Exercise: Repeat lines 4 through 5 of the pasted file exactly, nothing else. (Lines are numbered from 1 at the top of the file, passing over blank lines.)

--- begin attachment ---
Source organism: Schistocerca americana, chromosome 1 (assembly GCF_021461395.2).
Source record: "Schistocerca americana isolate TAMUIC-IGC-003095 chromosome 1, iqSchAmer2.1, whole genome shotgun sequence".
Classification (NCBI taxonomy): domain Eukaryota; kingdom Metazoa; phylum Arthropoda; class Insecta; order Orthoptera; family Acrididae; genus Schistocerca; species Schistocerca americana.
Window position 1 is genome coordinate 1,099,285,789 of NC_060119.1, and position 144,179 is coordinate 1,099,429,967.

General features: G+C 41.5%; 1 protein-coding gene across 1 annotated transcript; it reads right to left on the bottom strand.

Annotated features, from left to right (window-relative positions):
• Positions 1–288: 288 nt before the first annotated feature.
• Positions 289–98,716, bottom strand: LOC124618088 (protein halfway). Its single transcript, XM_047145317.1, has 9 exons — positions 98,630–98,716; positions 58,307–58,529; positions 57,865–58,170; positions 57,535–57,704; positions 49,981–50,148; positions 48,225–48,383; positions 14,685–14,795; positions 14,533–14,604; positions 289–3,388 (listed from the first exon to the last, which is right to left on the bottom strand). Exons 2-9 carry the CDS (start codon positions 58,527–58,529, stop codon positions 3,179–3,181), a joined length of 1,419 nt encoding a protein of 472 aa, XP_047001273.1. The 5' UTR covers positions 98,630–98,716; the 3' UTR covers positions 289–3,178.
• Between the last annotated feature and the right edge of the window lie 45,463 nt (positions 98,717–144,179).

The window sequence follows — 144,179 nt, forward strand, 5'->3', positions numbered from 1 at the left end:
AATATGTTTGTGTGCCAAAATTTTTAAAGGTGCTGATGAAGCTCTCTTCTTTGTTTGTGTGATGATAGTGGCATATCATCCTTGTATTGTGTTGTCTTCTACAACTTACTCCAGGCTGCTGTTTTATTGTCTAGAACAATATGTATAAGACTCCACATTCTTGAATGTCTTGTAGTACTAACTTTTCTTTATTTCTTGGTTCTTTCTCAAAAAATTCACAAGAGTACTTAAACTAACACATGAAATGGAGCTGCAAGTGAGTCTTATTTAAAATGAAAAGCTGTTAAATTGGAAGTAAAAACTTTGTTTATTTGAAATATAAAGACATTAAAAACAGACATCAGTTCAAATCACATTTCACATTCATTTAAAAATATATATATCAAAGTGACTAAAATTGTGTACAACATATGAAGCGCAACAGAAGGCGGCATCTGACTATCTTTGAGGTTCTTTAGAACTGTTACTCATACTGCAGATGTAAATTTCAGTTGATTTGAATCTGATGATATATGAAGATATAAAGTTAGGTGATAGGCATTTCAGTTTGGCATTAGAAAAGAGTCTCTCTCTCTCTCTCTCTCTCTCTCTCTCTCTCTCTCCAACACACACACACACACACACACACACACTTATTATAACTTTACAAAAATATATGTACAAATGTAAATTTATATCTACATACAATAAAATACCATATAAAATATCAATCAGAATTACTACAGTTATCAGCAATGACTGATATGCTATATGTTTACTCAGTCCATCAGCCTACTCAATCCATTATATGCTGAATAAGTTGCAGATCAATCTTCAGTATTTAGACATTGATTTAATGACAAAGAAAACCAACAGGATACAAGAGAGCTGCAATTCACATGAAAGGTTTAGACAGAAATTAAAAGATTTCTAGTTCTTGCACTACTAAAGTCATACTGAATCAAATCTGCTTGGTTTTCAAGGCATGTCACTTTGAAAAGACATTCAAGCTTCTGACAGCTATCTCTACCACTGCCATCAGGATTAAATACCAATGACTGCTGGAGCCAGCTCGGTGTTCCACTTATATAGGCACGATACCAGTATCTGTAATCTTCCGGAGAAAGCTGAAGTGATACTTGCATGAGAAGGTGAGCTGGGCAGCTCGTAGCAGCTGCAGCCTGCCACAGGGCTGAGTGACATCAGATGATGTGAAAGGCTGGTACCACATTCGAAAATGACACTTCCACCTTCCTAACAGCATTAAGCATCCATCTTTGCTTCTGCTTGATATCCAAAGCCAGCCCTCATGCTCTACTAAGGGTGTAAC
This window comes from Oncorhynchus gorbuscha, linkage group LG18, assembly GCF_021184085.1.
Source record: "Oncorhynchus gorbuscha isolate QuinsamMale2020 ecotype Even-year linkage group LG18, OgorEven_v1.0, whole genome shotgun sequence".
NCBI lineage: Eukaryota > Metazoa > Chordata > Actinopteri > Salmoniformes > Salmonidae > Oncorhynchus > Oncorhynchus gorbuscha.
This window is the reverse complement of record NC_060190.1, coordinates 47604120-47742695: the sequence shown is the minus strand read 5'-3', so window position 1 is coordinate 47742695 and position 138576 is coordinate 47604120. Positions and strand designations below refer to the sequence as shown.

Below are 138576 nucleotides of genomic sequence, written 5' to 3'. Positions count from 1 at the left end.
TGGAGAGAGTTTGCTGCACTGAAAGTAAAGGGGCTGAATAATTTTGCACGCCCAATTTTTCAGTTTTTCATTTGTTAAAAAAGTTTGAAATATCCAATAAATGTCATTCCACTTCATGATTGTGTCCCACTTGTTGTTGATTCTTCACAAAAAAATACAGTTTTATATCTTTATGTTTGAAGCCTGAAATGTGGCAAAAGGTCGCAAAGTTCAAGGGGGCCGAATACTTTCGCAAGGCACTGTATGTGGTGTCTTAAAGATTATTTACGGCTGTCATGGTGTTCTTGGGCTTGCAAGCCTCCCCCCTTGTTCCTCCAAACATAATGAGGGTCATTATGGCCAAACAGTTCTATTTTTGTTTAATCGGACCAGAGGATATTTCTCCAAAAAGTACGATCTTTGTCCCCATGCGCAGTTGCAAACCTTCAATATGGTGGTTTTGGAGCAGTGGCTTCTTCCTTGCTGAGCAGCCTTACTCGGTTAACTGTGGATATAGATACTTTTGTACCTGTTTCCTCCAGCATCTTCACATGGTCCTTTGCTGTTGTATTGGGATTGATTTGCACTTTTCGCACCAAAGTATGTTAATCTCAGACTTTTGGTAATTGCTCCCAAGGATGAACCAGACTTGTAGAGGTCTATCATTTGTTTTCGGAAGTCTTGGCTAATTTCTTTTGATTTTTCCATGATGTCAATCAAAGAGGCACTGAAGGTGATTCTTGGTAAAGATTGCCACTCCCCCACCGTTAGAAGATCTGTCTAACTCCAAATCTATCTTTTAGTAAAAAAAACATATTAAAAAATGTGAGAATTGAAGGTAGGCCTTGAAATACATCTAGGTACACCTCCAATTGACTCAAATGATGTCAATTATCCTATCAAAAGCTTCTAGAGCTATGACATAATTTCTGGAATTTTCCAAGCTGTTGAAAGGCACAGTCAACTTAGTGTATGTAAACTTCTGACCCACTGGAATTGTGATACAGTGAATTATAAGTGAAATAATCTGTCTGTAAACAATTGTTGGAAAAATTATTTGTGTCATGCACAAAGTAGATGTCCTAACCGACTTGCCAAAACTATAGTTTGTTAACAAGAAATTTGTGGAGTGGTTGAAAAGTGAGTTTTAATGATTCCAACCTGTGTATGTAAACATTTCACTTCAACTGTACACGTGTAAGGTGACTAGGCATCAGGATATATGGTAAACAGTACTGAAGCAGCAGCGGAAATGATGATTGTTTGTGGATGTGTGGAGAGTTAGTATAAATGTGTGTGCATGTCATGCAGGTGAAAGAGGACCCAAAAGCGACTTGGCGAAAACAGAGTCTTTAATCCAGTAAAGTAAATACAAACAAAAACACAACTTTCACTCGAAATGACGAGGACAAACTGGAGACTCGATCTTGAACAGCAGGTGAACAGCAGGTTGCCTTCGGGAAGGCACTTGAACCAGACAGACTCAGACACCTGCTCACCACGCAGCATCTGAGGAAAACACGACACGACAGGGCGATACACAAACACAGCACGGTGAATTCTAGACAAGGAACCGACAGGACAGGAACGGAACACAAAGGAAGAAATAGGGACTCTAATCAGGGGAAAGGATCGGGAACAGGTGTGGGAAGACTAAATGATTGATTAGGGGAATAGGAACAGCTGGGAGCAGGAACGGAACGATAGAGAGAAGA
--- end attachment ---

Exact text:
Window position 1 is genome coordinate 1,099,285,789 of NC_060119.1, and position 144,179 is coordinate 1,099,429,967.

General features: G+C 41.5%; 1 protein-coding gene across 1 annotated transcript; it reads right to left on the bottom strand.